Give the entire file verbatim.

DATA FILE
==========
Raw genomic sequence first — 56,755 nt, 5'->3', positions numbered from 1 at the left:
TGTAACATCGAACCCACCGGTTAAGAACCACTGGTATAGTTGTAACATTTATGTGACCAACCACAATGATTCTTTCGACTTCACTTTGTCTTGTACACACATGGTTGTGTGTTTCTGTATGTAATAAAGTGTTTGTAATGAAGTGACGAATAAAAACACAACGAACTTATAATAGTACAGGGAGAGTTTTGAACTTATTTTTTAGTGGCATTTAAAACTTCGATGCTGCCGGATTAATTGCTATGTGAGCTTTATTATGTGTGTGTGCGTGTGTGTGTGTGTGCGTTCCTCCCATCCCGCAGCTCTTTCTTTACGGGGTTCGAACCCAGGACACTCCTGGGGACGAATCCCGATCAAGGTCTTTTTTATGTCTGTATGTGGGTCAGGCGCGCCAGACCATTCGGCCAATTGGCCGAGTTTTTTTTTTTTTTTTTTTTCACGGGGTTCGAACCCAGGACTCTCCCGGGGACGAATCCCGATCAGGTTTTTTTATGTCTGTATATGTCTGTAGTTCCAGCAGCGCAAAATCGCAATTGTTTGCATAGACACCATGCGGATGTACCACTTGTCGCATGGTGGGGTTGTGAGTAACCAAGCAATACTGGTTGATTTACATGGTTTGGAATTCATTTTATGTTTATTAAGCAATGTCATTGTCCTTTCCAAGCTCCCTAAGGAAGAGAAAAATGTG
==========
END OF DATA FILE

Raw genomic sequence first — 56,755 nt, 5'->3', positions numbered from 1 at the left:
TGTAACATCGAACCCACCGGTTAAGAACCACTGGTATAGTTGTAACATTTATGTGACCAACCACAATGATTCTTTCGACTTCACTTTGTCTTGTACACACATGGTTGTGTGTTTCTGTATGTAATAAAGTGTTTGTAATGAAGTGACGAATAAAAACACAACGAACTTATAATAGTACAGGGAGAGTTTTGAACTTATTTTTTAGTGGCATTTAAAACTTCGATGCTGCCGGATTAATTGCTATGTGAGCTTTATTATGTGTGTGTGCGTGTGTGTGTGTGTGCGTTCCTCCCATCCCGCAGCTCTTTCTTTACGGGGTTCGAACCCAGGACACTCCTGGGGACGAATCCCGATCAAGGTCTTTTTTATGTCTGTATGTGGGTCAGGCGCGCCAGACCATTCGGCCAATTGGCCGAGTTTTTTTTTTTTTTTTTTTTCACGGGGTTCGAACCCAGGACTCTCCCGGGGACGAATCCCGATCAGGTTTTTTTATGTCTGTATATGTCTGTAGTTCCAGCAGCGCAAAATCGCAATTGTTTGCATAGACACCATGCGGATGTACCACTTGTCGCATGGTGGGGTTGTGAGTAACCAAGCAATACTGGTTGATTTACATGGTTTGGAATTCATTTTATGTTTATTAAGCAATGTCATTGTCCTTTCCAAGCTCCCTAAGGAAGAGAAAAATGTG